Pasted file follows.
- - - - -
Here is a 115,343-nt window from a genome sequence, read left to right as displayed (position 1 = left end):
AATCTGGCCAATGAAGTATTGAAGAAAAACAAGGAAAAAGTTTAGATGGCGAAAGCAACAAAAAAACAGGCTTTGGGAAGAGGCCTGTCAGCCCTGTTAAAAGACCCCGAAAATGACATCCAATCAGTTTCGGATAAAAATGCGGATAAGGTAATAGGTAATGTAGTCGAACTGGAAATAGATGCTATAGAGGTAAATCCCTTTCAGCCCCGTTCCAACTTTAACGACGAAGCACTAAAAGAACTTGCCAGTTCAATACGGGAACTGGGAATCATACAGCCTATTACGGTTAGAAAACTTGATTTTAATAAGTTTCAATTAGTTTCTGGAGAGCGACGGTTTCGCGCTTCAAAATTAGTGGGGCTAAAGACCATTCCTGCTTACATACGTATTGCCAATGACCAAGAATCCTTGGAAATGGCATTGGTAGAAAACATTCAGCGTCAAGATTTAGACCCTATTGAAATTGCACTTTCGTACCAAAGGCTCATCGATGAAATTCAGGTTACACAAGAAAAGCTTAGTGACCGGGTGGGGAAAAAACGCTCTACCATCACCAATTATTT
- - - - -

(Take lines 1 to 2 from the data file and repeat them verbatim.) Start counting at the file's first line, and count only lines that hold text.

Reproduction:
Here is a 115,343-nt window from a genome sequence, read left to right as displayed (position 1 = left end):
AATCTGGCCAATGAAGTATTGAAGAAAAACAAGGAAAAAGTTTAGATGGCGAAAGCAACAAAAAAACAGGCTTTGGGAAGAGGCCTGTCAGCCCTGTTAAAAGACCCCGAAAATGACATCCAATCAGTTTCGGATAAAAATGCGGATAAGGTAATAGGTAATGTAGTCGAACTGGAAATAGATGCTATAGAGGTAAATCCCTTTCAGCCCCGTTCCAACTTTAACGACGAAGCACTAAAAGAACTTGCCAGTTCAATACGGGAACTGGGAATCATACAGCCTATTACGGTTAGAAAACTTGATTTTAATAAGTTTCAATTAGTTTCTGGAGAGCGACGGTTTCGCGCTTCAAAATTAGTGGGGCTAAAGACCATTCCTGCTTACATACGTATTGCCAATGACCAAGAATCCTTGGAAATGGCATTGGTAGAAAACATTCAGCGTCAAGATTTAGACCCTATTGAAATTGCACTTTCGTACCAAAGGCTCATCGATGAAATTCAGGTTACACAAGAAAAGCTTAGTGACCGGGTGGGGAAAAAACGCTCTACCATCACCAATTATTT